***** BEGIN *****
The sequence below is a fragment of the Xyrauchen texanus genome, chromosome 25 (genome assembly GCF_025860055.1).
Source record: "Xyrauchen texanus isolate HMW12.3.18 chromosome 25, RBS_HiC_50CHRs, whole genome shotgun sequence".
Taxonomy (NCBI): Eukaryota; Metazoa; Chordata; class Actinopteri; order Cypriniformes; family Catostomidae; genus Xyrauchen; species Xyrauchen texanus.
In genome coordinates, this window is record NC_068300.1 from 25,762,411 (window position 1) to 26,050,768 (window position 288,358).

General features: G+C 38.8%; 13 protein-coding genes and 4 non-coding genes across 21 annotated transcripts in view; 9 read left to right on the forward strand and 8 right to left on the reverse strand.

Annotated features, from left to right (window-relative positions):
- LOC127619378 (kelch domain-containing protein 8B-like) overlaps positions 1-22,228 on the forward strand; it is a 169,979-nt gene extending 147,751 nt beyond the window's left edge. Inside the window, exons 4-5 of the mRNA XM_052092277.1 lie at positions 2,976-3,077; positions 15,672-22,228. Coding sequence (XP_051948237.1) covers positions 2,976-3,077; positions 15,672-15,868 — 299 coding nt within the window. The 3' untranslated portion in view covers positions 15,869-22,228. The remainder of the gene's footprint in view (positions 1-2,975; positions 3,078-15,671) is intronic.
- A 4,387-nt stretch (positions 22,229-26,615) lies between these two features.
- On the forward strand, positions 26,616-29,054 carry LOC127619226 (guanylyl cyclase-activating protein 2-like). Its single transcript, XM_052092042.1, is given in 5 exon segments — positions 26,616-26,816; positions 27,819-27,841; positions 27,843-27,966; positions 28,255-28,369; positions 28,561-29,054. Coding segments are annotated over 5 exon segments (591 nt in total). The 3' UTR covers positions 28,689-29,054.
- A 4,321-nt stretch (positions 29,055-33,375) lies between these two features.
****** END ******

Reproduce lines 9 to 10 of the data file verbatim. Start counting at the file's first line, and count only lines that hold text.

- On the forward strand, positions 26,616-29,054 carry LOC127619226 (guanylyl cyclase-activating protein 2-like). Its single transcript, XM_052092042.1, is given in 5 exon segments — positions 26,616-26,816; positions 27,819-27,841; positions 27,843-27,966; positions 28,255-28,369; positions 28,561-29,054. Coding segments are annotated over 5 exon segments (591 nt in total). The 3' UTR covers positions 28,689-29,054.
- A 4,321-nt stretch (positions 29,055-33,375) lies between these two features.